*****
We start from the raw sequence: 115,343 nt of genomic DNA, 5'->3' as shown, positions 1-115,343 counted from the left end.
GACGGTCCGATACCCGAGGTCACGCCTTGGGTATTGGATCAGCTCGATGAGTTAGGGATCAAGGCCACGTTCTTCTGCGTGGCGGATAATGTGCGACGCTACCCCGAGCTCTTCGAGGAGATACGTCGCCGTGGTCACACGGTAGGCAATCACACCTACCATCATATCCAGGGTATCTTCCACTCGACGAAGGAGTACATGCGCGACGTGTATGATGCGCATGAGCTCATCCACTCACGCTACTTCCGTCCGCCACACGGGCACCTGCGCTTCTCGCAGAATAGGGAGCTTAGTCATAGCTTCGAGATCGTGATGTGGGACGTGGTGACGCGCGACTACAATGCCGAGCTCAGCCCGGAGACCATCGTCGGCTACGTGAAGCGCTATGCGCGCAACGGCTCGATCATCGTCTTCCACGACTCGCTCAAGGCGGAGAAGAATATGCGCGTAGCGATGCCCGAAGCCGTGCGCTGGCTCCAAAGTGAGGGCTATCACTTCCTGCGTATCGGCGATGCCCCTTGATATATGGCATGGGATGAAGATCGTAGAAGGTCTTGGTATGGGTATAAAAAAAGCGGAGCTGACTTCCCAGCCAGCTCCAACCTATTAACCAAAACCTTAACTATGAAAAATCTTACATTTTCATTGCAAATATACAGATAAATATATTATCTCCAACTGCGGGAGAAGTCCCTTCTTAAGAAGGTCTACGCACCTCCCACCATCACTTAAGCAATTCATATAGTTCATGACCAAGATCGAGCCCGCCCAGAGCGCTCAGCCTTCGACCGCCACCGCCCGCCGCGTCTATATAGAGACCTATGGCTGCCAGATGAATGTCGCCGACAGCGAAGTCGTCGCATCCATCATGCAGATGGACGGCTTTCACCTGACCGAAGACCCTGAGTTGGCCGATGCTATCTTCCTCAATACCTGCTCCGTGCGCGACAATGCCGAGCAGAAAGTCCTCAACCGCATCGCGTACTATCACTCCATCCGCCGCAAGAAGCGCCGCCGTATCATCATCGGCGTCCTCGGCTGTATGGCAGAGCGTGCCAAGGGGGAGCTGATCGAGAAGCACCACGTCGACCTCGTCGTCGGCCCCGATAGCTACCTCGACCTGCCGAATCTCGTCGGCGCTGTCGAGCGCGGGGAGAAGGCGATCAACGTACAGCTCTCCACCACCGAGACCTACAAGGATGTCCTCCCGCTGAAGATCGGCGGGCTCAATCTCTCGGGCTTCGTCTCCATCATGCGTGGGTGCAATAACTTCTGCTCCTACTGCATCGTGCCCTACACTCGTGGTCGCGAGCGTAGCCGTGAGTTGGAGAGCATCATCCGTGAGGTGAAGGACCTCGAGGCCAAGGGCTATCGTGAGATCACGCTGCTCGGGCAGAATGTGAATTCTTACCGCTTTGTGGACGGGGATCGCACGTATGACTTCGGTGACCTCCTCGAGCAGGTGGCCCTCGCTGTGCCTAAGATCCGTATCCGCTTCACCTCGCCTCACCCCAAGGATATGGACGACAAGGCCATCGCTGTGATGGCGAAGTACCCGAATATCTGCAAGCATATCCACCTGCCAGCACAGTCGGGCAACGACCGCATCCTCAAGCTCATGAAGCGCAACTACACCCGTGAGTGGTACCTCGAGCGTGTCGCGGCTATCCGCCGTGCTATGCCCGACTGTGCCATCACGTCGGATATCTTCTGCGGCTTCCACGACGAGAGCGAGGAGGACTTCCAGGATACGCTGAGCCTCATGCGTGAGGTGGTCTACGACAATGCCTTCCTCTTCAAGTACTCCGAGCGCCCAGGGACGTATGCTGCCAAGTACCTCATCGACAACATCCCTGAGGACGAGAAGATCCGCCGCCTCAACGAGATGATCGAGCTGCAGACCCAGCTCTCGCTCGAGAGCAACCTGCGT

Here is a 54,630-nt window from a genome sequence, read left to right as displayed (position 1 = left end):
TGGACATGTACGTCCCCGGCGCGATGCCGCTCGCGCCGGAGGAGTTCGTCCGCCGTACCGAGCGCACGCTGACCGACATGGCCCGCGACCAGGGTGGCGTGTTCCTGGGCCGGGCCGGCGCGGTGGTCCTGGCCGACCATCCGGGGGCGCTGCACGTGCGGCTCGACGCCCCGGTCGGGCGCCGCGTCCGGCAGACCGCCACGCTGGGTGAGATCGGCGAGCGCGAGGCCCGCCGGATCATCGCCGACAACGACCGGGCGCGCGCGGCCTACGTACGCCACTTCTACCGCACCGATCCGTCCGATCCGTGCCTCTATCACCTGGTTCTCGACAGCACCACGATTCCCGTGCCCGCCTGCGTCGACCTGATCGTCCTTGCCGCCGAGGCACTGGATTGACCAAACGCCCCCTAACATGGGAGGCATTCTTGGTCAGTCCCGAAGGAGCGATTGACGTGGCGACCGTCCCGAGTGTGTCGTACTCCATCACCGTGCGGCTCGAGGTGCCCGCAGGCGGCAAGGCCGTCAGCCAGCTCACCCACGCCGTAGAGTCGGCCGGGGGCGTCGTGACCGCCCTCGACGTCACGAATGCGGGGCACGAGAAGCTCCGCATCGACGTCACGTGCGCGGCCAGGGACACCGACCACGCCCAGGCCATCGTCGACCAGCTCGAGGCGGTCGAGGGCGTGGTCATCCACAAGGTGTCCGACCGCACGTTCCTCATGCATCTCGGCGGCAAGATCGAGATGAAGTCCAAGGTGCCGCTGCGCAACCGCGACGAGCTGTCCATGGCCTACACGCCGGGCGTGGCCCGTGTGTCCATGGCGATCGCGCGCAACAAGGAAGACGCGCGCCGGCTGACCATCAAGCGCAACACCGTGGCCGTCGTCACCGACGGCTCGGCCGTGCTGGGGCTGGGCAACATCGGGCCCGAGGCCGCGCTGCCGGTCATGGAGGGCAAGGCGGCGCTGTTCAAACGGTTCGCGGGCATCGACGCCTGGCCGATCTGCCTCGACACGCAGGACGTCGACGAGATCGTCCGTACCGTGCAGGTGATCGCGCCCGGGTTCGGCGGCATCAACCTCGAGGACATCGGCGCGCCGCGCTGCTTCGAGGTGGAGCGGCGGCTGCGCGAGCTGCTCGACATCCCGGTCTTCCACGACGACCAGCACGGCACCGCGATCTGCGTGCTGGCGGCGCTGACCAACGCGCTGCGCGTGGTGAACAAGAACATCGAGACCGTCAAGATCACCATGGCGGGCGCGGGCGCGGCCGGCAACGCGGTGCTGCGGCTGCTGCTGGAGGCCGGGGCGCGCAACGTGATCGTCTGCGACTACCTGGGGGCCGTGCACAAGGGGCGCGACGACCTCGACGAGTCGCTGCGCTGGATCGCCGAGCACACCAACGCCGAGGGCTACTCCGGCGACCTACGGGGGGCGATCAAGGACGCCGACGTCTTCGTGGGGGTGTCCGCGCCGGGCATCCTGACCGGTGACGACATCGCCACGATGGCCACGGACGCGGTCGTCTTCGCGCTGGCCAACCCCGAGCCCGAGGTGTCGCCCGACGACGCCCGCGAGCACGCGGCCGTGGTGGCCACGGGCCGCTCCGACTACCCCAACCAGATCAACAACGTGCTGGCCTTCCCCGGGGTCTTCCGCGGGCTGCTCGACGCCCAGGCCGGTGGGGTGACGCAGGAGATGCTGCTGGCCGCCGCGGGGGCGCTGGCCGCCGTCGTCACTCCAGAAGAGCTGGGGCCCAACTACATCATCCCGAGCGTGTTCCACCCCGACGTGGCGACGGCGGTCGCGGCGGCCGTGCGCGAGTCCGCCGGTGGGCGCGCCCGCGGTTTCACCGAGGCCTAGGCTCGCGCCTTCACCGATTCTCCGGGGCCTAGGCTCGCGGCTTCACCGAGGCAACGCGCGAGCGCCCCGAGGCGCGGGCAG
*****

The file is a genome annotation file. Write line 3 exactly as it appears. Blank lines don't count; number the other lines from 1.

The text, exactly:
Here is a 54,630-nt window from a genome sequence, read left to right as displayed (position 1 = left end):